The Intersection Of Diversity, STEAM And Cyber Security
Publicist, strategist and film producer Ngoc Nguyen connects entertainment with techAdd bookmark
Longtime Publicist, Strategist and Producer of Google's "Power On" Film Series, Ngoc Nguyen joined episode #89 of Task Force 7 Radio to talk with host George Rettas, president and CEO of Task Force 7 Radio and Task Force 7 Technologies, about her career and her work promoting women in STEAM fields.
Nguyen currently works at the intersection of entertainment, sports, and philanthropy. She's developing original content and promotional campaigns for global brands, as well as individual influencers, to impact culture through creative storytelling. Rettas noted that there is a lot of storytelling going on in cyber security as well. “We [Rettas and Andy Bonillo, VP & CISO, Ciena] think it's a very effective way of learning and exchanging information, and going through the whole distillation and extraction of data through whether you're sitting at a briefing in a board meeting, or just at a conference,” he said.
History Of Empowering Women
Nguyen is a Texas native. She started her entertainment career at two renowned Austin-based festivals, South by Southwest, and Austin Film Festival, where she spent three years as the co-conference director. In 2001, Nguyen began working at Miramax Films, in this special role that required her to split time between Los Angeles and Austin, where she did publicity for filmmaker, Robert Rodriguez. Interestingly, in 2003, Nguyen was recruited by talent powerhouse, CAA, where she worked in corporate communications. This was very closely knitted with the CAA Foundation.
In 2006, Nguyen began her six year tenure as a publicist at Paramount Pictures, where she worked on over 75 films, including leading campaigns for the Star Trek franchise, Mission Impossible: Ghost Protocol, The Fighter, Shutter Island, Super 8, Paranormal Activity, Cloverfield, and the Oscar-winning, Rango.
Upon leaving the Paramount Pictures organization, Nguyen took on the role of head of publicity for the inaugural TEDx Austin Women event, where she led the summit to become the number one Ted Women event of the year. The TEDx Austin Women Conference then inspired the multiple award-winning feature documentary, A Brave Heart: The Lizzie Velasquez Story, which Nguyen produced. Following its success, she re-teamed with documentaries Women Rising Productions, to serve as the producer on ProtectHer, a docu-series about sexual assault prevention among athletes.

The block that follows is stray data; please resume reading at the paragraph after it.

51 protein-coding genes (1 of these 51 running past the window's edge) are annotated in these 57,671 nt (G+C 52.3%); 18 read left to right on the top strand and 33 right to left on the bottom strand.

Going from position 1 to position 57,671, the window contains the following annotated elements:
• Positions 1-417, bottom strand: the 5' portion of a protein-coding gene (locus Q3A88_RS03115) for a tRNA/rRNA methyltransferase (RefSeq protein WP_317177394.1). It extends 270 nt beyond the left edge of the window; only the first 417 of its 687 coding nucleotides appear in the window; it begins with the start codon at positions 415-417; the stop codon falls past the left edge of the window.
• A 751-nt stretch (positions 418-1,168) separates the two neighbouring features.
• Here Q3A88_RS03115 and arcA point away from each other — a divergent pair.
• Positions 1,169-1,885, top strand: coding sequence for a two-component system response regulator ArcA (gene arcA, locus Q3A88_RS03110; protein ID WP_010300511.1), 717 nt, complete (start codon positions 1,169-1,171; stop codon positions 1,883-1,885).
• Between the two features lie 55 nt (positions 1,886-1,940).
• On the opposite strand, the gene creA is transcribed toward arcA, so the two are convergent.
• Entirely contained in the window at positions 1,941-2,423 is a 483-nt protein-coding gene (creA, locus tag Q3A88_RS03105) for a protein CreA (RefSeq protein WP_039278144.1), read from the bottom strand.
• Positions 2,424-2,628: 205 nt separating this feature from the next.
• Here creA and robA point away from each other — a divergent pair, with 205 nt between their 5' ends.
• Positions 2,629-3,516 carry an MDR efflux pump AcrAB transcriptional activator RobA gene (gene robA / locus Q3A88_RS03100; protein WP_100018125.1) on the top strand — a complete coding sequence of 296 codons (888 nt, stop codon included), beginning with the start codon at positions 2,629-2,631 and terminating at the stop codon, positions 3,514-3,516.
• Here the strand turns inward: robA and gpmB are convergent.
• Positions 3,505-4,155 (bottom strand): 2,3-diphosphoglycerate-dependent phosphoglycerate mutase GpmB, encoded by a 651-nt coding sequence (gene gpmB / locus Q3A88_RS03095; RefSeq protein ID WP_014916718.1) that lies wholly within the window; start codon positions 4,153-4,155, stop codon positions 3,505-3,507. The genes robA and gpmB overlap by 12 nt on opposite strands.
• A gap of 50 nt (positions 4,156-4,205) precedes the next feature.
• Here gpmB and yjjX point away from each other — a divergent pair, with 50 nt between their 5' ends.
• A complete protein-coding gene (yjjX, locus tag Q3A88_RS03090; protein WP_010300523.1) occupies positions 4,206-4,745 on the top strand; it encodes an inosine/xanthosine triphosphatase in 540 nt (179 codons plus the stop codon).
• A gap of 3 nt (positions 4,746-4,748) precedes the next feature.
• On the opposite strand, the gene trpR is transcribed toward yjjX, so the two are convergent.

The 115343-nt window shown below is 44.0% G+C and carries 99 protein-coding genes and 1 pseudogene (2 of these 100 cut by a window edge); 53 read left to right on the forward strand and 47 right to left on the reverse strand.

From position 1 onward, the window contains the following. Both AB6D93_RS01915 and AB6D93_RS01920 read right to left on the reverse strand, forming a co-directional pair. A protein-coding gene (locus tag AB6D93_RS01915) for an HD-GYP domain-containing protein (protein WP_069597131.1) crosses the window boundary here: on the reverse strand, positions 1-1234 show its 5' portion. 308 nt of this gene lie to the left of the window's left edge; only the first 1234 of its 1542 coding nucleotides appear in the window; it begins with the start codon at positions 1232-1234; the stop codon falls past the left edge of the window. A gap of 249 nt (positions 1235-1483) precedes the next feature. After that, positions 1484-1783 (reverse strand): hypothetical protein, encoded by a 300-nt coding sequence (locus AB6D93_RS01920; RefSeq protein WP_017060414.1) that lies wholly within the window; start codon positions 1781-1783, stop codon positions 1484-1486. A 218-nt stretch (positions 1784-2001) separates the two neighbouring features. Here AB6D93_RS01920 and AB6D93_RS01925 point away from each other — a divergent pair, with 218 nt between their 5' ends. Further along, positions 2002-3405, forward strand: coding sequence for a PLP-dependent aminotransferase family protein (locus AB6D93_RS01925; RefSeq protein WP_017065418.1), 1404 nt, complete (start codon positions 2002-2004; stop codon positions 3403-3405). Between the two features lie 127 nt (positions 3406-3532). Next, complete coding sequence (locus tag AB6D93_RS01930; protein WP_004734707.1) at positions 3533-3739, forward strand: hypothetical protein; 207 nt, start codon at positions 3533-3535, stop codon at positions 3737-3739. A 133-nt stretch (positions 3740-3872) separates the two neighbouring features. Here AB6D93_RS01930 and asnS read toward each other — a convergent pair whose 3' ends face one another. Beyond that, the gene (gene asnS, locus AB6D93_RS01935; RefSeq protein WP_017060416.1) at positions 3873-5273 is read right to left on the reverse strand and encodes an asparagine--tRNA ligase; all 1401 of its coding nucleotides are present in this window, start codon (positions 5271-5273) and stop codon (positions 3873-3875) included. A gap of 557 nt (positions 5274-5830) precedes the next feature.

Building The Right Skillset
Nguyen always knew she wanted to work in different business areas, but had to find a way that would help her transition from one position to the other – similar to transitioning into cyber security. “What I wanted to do strategically was build a skillset that I thought every business could benefit from,” she said.
She continued that it’s about building relationships and getting people to be aware of what's happening, how to pay attention to it, and how to make it better. Skills like persuasion, influence and negotiation are not what Nguyen considered as soft skills, but instead as necessities for life. “It's a conversation of how to negotiate in life. It's how to be strategic about everything that you do in life. On any given day, you're trying to get something from people in your life, right? Whether it's negotiating with your parents when you're a kid, about how to have a later curfew. Having those skills is a necessity.”
Rettas added that it’s similar in cyber security to talking with the Board. “One of the things that we debate all the time is how to structure your briefings to the board, what should be included, how much should you emphasize metrics. We talk a lot about storytelling, right? I've had people on here that say, ‘You know, hey, the board, they want to see the metrics.’ I don't think they do. Obviously, you're going to give them some metrics, but I would never go to the Board and show them a bunch of metrics. That would just be almost like suicide, I think. I think what they really want to hear are stories,” Rettas said.
They want you to give content to the metrics. They can have the metrics and the decks in place so they can refer to it, but what they really want to hear is what does it all mean. They want to hear a story behind it, as how does it affect our organization. Storytelling and attempting to shift cultures is something that is front and center in cyber security.
See Related: “Driving A Cyber Security Culture Into The Business”
“It's one of the things that we try to do to make cyber security conversations more accessible by speaking from a common lexicon of risk often. What do you see about storytelling, and the importance of storytelling, and business?” Rettas asked.
Nguyen offered some strategies for cyber security professionals to become better storytellers in the boardroom, as she believes it is one of the quickest ways to shift culture:
- Always work backwards. Think about what your end goal is, who your audience is and what you want those people to feel and think.
- Cater to who you’re talking to because you’re going to talk a different way to a large corporation versus a small or intimate room.
- Be able to adjust to your audience. Think about how to put your audience into the shoes of what you’re trying to convey.
- In every presentation, set the tone and get people personally invested, because:
An emotional connection + information = long-term memory that makes an impact.